The airport ATM in Recife, Brazil, looked like any other, so I withdrew $400 and left for a remote island to dive with turtles. Two days later, my bank e-mailed me. Had I really just withdrawn $1,700 from two ATMs hundreds of miles away? No, I had not. I’d become the latest victim of skimming, a growing multimillion-dollar crime; one ring in New York City stole $1.5 million in 2012.
It works like this: Thieves install a duplicate reader in an ATM’s card slot that sucks the information off the card’s magnetic stripe. Then they get the pin from a hidden camera and program a new card. The practice is on the rise, and not just abroad: 3-D printing technology makes it easier to mount bogus faceplates on gas pumps and ATMs stateside, too.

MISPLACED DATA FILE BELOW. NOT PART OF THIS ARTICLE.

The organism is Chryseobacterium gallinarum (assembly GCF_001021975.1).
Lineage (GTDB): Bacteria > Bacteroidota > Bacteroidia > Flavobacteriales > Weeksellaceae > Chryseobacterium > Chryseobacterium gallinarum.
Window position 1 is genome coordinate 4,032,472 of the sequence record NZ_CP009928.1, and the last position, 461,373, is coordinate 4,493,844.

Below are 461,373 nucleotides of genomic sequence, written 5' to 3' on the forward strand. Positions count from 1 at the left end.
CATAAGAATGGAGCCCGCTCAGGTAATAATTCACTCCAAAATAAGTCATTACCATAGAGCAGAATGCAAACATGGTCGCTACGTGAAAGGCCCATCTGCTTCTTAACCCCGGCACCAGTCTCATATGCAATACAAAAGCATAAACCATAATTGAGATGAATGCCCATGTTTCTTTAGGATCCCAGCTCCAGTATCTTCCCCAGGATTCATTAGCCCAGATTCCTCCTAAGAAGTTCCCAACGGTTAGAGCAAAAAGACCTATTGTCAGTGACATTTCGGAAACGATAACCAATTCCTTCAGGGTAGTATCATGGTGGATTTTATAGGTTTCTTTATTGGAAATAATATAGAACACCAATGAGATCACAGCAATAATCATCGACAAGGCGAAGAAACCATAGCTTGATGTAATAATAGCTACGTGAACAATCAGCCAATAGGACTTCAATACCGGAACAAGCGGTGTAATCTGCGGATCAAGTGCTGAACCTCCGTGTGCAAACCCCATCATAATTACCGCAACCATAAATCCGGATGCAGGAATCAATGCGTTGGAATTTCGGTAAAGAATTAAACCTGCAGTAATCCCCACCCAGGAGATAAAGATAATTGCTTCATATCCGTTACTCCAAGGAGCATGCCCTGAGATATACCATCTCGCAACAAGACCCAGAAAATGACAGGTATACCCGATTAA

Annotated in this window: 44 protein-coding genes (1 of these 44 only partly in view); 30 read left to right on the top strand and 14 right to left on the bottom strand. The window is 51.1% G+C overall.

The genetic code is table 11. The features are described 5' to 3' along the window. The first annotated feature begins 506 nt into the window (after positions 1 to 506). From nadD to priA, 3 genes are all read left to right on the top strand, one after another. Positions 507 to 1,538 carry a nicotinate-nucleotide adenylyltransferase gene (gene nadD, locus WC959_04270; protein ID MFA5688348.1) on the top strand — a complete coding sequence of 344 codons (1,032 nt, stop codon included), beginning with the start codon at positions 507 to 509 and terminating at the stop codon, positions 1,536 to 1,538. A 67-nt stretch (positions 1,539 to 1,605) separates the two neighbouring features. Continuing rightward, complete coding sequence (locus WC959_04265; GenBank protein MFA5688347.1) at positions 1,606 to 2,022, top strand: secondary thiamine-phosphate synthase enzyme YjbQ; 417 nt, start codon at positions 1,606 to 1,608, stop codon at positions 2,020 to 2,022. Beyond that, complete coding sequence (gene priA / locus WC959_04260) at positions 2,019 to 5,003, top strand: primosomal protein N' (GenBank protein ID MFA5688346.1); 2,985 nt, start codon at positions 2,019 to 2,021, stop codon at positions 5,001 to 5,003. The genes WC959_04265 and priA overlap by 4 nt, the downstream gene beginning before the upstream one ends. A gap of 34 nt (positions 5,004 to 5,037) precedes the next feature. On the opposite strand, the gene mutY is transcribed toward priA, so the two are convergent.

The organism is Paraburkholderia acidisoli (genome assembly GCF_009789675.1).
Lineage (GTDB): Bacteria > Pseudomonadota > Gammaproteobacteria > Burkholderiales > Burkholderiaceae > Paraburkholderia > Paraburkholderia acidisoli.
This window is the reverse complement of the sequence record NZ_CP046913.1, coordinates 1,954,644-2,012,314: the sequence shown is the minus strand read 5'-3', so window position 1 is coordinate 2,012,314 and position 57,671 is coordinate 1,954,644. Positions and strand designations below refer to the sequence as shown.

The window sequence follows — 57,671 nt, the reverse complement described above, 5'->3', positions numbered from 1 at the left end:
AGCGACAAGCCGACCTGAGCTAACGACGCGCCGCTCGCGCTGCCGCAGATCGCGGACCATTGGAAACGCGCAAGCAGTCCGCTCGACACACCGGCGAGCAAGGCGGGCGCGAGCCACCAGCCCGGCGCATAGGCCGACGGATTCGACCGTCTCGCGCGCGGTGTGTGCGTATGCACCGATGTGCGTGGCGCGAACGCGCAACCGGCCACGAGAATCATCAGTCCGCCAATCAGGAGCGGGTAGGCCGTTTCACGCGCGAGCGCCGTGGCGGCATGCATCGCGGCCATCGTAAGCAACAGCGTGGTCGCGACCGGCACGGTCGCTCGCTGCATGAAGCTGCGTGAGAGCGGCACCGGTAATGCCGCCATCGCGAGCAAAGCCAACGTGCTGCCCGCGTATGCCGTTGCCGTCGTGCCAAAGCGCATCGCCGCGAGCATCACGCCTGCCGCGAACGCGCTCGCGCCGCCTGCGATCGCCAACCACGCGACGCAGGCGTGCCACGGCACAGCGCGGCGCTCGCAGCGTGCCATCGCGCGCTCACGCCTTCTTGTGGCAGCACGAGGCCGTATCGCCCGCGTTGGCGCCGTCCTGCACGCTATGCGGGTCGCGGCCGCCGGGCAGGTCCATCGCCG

There’s no foolproof way to safeguard your hard-earned dollars. The best approach, says special agent John Mazza of the U.S. Secret Service, which protects the country’s financial system as well as the president, is vigilance. His advice:
How to Safeguard Your Money
- Avoid ATMs in touristy areas.
- Cover the keypad with your hand in case there’s a camera.
- Give the card slot a good wiggle. Anything loose? Go somewhere else.
- If it looks like someone peeled a piece of tamperproof tape off the gas-station card reader, that could be a sign that a fake one was installed. Use a different pump.
In Brazil, I got lucky. The bank canceled my card and issued me a temporary credit within days to replace the stolen funds, though I had no way of accessing them from a remote South American island. Next time I travel, I’ll bring some cash.